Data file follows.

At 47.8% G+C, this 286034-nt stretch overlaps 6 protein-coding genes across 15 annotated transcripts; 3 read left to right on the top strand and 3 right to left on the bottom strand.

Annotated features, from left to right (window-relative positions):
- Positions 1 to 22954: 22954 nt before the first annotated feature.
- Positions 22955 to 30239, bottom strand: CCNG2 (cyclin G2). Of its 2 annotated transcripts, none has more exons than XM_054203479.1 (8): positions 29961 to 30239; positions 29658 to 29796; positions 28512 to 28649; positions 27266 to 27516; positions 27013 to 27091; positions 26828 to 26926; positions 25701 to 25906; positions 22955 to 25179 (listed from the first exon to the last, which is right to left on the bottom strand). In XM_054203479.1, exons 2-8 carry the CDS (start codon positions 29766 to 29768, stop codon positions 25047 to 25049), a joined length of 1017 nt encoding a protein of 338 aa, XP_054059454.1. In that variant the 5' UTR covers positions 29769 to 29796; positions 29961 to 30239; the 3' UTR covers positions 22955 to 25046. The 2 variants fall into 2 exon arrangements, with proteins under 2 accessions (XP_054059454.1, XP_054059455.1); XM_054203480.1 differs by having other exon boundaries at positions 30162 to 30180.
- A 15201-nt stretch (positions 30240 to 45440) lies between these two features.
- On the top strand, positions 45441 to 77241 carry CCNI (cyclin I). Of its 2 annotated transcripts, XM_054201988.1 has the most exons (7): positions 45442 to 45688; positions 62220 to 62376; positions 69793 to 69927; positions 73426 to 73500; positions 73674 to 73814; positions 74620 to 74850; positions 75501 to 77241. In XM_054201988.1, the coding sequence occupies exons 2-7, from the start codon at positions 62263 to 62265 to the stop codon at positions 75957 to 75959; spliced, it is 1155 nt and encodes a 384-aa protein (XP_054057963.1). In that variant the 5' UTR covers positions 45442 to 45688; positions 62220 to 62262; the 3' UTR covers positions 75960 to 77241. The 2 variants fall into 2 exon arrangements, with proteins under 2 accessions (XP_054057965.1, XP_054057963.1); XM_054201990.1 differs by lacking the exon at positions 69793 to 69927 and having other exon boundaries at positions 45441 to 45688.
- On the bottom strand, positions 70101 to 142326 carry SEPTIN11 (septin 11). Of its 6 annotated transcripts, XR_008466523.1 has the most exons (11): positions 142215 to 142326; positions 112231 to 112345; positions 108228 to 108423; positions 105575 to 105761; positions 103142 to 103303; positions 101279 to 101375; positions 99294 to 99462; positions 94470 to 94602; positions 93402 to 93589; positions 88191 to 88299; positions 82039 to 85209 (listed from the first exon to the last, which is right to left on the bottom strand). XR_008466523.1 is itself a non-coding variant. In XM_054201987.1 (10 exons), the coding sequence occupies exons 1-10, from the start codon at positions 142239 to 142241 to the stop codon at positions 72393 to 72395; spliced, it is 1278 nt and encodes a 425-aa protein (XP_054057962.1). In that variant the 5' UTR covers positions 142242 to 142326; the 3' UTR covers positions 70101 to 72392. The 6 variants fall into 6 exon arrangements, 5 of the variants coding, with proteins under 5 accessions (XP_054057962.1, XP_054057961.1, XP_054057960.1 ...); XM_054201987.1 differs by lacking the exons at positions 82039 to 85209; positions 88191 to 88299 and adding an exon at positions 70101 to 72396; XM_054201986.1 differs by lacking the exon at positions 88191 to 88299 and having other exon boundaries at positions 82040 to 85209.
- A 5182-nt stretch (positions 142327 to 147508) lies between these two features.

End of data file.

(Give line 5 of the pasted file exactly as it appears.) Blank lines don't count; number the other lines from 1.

- A 15201-nt stretch (positions 30240 to 45440) lies between these two features.